f. Preparation of the Synthesis report, including the Summary for Policy Makers

It’s unfortunate that the SPM is released before the report itself. Journalists have to accept claims in the SPM without having access to the full report. This is strange and would not be accepted in other fields, let alone in industry.

g. Adoption of report by the IPCC plenary

IPCC could be much more open towards the media in that stage. As far as I know all final meetings are closed for the media. Slightly off topic: in 2009 I wanted to attend a WG1 meeting of IPCC lead authors on Hawaii. I asked Susan Solomon by email, but the request was refused. Later an IPCC lead author told me this is just for practical reasons. They don’t want these meetings to be too big. But given the recent criticism about IPCC, more openness in this regard should be a step forward. Holding closed meetings gives the impression – that we also get from the climategate emails – that IPCC authors are discussing tactics how to deal with ‘the sceptics’ instead of just doing the job the best they can.

h. Preparation of any special reports

No opinion

3. What is your opinion on the way in which the full range of scientific views is handled?

This is in my opinion one of the biggest failures of the IPCC reports. There are currently more than a handful of hypotheses around in the literature to explain the recent warming. Some of this literature is mentioned in the IPCC reports, but only to be dismissed immediately. It should be a high priority for IPCC to form a separate team of really independent scientists (senior scientists from other fields) to make an inventory of the alternative views that are described in the literature. In the next assessment report there should be much more attention for these alternative hypotheses. To mention a few:
1) The role of clouds and water vapor as negative feedback instead of positive (Lindzen, Spencer)
2) The role of oceans (ENSO, PDO, AMO etc.) (Spencer, Swanson/Tsonis, Compo/Sardeshmukh)
3) The role of the sun which itself has different sub-hypotheses:
3a Based on Total Solar Radiation (Scafetta, Soon)
3b Based on the role of UV in the stratosphere (Van Loon/Labitzke)
3c Based on the relation between Cosmic Rays and clouds (Svensmark/Christensen, Veizer/Shaviv)
4) the role of other human forcings than CO2, e.g land use changes, soot and nitrogen deposition, the biogeochemical effect of CO2. In this respect I should mention this interesting essay by Roger Pielke sr and a large group of scientists:

http://pielkeclimatesci.files.wordpress.com/2009/12/r-354.pdf

They mention three hypotheses of which only one can be true. Their preferred hypothesis is hypothesis 2a: Although the natural causes of climate variations and changes are undoubtedly important, the human influences are significant and involve a diverse range of first-order climate forcings, including, but not limited to, the human input of carbon dioxide (CO2). Most, if not all, of these human influences on regional and global climate will continue to be of concern during the coming decades. If true this is crucial information for policy makers, because it means that a focus on CO2 only will never lead to effective policy decisions.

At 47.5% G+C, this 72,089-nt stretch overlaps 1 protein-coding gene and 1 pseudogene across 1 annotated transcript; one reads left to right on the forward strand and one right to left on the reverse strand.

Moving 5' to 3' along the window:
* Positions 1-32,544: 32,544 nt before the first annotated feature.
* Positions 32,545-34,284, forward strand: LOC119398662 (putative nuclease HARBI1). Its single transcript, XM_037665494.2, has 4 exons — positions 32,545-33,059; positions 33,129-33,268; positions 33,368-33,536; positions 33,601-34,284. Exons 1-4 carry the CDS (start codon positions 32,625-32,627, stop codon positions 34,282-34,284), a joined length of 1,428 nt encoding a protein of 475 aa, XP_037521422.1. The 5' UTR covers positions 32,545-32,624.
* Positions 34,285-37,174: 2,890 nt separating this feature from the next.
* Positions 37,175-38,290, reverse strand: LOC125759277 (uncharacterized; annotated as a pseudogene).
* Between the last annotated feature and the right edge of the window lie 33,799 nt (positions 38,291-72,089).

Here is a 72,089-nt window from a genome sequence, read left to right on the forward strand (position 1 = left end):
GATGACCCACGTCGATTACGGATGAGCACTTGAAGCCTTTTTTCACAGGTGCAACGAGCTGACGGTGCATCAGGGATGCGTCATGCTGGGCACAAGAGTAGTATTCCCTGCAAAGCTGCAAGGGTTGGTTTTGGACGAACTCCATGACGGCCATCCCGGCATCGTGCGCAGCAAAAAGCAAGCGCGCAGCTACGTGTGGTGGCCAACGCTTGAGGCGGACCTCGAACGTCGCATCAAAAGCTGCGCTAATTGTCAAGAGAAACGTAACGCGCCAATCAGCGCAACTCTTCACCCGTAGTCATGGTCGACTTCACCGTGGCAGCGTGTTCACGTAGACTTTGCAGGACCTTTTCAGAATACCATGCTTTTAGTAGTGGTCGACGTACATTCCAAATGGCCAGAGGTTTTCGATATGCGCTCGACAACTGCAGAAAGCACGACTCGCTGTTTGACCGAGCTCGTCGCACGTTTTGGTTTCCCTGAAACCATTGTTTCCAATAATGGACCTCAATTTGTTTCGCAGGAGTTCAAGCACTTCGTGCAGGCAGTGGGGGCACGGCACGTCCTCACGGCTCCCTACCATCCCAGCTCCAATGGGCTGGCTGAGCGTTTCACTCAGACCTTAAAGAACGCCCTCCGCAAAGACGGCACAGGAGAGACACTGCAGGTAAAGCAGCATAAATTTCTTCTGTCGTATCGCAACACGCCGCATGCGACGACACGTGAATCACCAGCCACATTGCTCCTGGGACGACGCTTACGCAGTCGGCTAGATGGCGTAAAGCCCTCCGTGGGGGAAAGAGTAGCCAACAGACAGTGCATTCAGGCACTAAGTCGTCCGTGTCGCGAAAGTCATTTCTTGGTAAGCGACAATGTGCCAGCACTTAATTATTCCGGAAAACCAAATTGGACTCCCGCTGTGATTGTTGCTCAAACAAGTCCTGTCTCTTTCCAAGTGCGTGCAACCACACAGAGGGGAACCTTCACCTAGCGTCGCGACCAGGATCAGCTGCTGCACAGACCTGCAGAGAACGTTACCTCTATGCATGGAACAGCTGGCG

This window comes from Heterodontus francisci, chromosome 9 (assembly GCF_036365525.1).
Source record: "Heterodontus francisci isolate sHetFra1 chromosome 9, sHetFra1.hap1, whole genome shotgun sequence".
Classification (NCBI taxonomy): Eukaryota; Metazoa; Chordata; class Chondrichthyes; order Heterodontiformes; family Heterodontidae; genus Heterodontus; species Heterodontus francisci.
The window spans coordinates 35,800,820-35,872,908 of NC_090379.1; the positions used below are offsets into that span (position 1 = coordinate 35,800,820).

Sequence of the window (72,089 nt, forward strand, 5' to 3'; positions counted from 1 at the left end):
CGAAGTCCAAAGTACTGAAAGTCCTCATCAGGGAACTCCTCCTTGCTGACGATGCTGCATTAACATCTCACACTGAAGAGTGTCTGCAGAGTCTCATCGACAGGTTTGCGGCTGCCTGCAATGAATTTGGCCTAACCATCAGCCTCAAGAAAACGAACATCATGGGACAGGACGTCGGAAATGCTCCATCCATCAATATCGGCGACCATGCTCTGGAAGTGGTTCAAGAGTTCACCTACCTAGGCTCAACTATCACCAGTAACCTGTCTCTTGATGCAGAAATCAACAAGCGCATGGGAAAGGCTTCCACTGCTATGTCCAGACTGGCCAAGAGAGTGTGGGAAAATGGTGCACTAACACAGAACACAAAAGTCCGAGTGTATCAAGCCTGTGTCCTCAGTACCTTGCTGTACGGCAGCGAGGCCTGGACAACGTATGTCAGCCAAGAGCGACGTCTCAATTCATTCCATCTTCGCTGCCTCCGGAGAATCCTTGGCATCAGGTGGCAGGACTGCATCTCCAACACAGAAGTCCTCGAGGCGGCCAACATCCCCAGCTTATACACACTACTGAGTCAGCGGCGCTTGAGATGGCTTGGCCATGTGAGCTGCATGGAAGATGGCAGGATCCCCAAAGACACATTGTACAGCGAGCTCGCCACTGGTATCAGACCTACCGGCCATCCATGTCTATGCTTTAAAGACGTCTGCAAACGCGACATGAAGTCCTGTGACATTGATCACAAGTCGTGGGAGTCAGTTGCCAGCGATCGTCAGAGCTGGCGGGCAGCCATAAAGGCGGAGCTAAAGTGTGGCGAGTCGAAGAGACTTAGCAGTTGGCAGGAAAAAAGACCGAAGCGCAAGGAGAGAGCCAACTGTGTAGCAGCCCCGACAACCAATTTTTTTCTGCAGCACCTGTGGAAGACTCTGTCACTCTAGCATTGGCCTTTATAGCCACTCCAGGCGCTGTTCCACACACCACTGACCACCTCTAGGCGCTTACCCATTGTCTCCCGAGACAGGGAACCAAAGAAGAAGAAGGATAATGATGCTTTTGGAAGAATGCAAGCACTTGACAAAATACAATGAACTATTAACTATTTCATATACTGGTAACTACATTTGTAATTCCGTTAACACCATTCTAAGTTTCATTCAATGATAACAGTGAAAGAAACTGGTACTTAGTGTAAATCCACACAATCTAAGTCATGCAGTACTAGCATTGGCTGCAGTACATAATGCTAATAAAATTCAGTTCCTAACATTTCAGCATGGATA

4. Given the intergovernmental nature of IPCC, what are your views on the role of governments in the entire process?

Governments are trusting the IPCC far too much. The IPCC reports have a monopoly position. This is acceptable when enough checks and balances are incorporated in the production of the reports. There are no real checks and balances however, not in the meaning these terms have in the industry. The IPCC is relying on the peer review of journals, but as every scientist know, this is an easy to pass filter, especially when an article confirms the current paradigm.

Also, IPCC has no rules for data archiving and sharing. This resulted in Phil Jones not making his raw temperature data available, even when  critics asked for this data via FOI requests. IPCC nevertheless uses these data as one of the basic pillars in their global warming edifice.

Thirdly, IPCC has no rules for conflicts of interest. Lead authors can work for industry or environmental organizations. The chairman of the IPCC can work for banks and even emission trading firms without breaking IPCC rules. In any other field this would be highly disturbing but so far governments haven’t paid attention to this in the IPCC.

5. Given that IPCC assessments consider a vast amount of literature, what are your views and suggestions for improvement on the sources of data and the comprehensiveness of the literature used, including non-peer-reviewed literature?